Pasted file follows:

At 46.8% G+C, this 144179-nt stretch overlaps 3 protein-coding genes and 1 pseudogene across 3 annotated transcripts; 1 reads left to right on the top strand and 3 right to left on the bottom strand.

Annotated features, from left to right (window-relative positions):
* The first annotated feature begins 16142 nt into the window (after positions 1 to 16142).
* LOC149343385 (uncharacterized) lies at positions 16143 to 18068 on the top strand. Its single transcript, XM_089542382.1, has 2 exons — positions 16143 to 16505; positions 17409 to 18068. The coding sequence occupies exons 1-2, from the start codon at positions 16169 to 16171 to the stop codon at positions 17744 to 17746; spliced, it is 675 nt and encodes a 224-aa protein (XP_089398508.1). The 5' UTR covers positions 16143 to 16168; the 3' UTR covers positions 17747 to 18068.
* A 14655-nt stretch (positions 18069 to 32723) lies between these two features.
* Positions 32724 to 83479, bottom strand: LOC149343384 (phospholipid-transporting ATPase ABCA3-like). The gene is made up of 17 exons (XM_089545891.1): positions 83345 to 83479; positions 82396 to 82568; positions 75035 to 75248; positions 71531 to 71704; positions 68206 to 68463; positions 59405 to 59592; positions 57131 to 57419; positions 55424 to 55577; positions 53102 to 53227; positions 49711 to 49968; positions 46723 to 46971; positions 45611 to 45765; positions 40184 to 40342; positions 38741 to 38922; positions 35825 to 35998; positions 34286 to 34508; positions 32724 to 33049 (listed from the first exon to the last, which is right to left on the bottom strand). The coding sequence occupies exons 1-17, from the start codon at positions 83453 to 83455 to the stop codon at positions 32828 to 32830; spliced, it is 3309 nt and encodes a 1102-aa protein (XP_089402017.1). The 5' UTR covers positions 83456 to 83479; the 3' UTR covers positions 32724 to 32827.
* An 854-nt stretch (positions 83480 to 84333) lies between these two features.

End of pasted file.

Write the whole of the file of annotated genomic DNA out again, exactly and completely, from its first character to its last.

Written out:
At 46.8% G+C, this 144179-nt stretch overlaps 3 protein-coding genes and 1 pseudogene across 3 annotated transcripts; 1 reads left to right on the top strand and 3 right to left on the bottom strand.

Annotated features, from left to right (window-relative positions):
* The first annotated feature begins 16142 nt into the window (after positions 1 to 16142).
* LOC149343385 (uncharacterized) lies at positions 16143 to 18068 on the top strand. Its single transcript, XM_089542382.1, has 2 exons — positions 16143 to 16505; positions 17409 to 18068. The coding sequence occupies exons 1-2, from the start codon at positions 16169 to 16171 to the stop codon at positions 17744 to 17746; spliced, it is 675 nt and encodes a 224-aa protein (XP_089398508.1). The 5' UTR covers positions 16143 to 16168; the 3' UTR covers positions 17747 to 18068.
* A 14655-nt stretch (positions 18069 to 32723) lies between these two features.
* Positions 32724 to 83479, bottom strand: LOC149343384 (phospholipid-transporting ATPase ABCA3-like). The gene is made up of 17 exons (XM_089545891.1): positions 83345 to 83479; positions 82396 to 82568; positions 75035 to 75248; positions 71531 to 71704; positions 68206 to 68463; positions 59405 to 59592; positions 57131 to 57419; positions 55424 to 55577; positions 53102 to 53227; positions 49711 to 49968; positions 46723 to 46971; positions 45611 to 45765; positions 40184 to 40342; positions 38741 to 38922; positions 35825 to 35998; positions 34286 to 34508; positions 32724 to 33049 (listed from the first exon to the last, which is right to left on the bottom strand). The coding sequence occupies exons 1-17, from the start codon at positions 83453 to 83455 to the stop codon at positions 32828 to 32830; spliced, it is 3309 nt and encodes a 1102-aa protein (XP_089402017.1). The 5' UTR covers positions 83456 to 83479; the 3' UTR covers positions 32724 to 32827.
* An 854-nt stretch (positions 83480 to 84333) lies between these two features.